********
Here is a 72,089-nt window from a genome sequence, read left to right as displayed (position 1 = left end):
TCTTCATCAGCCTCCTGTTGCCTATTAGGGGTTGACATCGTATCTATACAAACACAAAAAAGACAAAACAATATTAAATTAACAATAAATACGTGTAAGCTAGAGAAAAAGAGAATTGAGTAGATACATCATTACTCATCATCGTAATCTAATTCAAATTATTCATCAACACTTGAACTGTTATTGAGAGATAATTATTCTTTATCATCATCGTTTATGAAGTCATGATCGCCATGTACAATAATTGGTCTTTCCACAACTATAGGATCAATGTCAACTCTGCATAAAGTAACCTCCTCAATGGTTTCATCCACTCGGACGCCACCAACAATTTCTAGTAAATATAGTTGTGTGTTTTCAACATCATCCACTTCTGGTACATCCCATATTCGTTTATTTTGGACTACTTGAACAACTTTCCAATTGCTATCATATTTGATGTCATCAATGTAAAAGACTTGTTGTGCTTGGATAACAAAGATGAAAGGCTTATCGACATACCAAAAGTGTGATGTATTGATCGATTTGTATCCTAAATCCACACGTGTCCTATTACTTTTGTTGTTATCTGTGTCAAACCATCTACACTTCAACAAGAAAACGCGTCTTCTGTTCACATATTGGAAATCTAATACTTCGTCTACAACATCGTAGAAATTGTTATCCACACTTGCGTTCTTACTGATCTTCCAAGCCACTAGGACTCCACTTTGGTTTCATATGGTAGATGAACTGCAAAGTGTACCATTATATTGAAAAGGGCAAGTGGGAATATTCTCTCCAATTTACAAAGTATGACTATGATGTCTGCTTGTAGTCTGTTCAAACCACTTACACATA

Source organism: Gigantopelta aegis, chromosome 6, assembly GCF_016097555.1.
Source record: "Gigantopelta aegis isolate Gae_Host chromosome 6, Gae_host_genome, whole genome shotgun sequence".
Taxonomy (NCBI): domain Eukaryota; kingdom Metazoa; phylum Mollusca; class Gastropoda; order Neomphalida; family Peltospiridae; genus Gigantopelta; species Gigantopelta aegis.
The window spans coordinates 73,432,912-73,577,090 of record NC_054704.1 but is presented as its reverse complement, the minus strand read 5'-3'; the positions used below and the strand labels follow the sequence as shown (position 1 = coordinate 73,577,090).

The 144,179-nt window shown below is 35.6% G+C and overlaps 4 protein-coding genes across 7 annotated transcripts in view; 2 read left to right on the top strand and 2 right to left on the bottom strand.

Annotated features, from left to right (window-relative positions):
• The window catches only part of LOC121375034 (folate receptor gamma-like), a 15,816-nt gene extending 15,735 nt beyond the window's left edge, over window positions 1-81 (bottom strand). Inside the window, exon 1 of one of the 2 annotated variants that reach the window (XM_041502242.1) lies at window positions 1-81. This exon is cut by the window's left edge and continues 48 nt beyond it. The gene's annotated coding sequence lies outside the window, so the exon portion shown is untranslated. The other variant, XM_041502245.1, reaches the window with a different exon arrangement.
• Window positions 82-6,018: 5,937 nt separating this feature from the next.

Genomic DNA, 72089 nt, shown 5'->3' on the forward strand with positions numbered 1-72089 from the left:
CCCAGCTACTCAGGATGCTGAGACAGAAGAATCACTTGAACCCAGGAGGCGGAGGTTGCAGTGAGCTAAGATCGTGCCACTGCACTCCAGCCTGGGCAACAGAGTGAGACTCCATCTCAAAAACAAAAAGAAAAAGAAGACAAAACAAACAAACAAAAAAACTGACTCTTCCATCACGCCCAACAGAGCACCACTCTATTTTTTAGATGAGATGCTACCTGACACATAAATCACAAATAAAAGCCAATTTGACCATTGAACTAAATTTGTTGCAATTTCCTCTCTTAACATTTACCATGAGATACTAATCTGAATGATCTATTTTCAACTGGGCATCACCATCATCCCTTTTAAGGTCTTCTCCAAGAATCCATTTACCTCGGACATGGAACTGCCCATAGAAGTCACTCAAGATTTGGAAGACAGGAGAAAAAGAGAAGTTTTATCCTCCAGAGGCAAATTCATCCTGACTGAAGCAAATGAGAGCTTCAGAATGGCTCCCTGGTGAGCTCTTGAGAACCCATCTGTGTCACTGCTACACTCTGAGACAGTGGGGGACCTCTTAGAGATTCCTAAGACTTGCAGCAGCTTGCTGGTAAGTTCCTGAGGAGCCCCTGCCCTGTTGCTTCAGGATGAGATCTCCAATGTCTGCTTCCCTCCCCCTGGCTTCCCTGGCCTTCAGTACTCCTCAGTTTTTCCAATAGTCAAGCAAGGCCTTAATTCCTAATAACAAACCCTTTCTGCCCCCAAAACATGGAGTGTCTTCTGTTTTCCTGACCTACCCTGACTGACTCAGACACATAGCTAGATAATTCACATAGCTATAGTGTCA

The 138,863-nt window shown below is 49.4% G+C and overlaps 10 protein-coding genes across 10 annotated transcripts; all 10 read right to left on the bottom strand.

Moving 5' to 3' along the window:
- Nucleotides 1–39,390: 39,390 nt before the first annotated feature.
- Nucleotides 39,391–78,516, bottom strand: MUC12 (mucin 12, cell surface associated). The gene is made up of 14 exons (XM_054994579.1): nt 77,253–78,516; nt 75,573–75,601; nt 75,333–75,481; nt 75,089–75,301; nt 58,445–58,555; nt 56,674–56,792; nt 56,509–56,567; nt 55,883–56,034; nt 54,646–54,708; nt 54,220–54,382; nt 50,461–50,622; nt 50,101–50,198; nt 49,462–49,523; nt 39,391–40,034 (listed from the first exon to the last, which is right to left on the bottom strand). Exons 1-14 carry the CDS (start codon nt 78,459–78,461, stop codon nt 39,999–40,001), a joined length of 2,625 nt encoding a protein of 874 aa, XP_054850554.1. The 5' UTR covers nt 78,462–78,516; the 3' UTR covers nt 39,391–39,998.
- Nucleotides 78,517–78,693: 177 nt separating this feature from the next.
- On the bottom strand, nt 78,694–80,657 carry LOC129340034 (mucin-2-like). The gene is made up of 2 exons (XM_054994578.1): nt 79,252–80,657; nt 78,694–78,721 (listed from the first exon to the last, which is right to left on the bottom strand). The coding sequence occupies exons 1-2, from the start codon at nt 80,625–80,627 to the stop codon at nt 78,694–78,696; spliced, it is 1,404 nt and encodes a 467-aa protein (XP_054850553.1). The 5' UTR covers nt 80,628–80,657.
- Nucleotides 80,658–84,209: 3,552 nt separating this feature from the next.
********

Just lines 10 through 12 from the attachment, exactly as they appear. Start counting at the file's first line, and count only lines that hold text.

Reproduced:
• Window positions 82-6,018: 5,937 nt separating this feature from the next.

Genomic DNA, 72089 nt, shown 5'->3' on the forward strand with positions numbered 1-72089 from the left:
CCCAGCTACTCAGGATGCTGAGACAGAAGAATCACTTGAACCCAGGAGGCGGAGGTTGCAGTGAGCTAAGATCGTGCCACTGCACTCCAGCCTGGGCAACAGAGTGAGACTCCATCTCAAAAACAAAAAGAAAAAGAAGACAAAACAAACAAACAAAAAAACTGACTCTTCCATCACGCCCAACAGAGCACCACTCTATTTTTTAGATGAGATGCTACCTGACACATAAATCACAAATAAAAGCCAATTTGACCATTGAACTAAATTTGTTGCAATTTCCTCTCTTAACATTTACCATGAGATACTAATCTGAATGATCTATTTTCAACTGGGCATCACCATCATCCCTTTTAAGGTCTTCTCCAAGAATCCATTTACCTCGGACATGGAACTGCCCATAGAAGTCACTCAAGATTTGGAAGACAGGAGAAAAAGAGAAGTTTTATCCTCCAGAGGCAAATTCATCCTGACTGAAGCAAATGAGAGCTTCAGAATGGCTCCCTGGTGAGCTCTTGAGAACCCATCTGTGTCACTGCTACACTCTGAGACAGTGGGGGACCTCTTAGAGATTCCTAAGACTTGCAGCAGCTTGCTGGTAAGTTCCTGAGGAGCCCCTGCCCTGTTGCTTCAGGATGAGATCTCCAATGTCTGCTTCCCTCCCCCTGGCTTCCCTGGCCTTCAGTACTCCTCAGTTTTTCCAATAGTCAAGCAAGGCCTTAATTCCTAATAACAAACCCTTTCTGCCCCCAAAACATGGAGTGTCTTCTGTTTTCCTGACCTACCCTGACTGACTCAGACACATAGCTAGATAATTCACATAGCTATAGTGTCA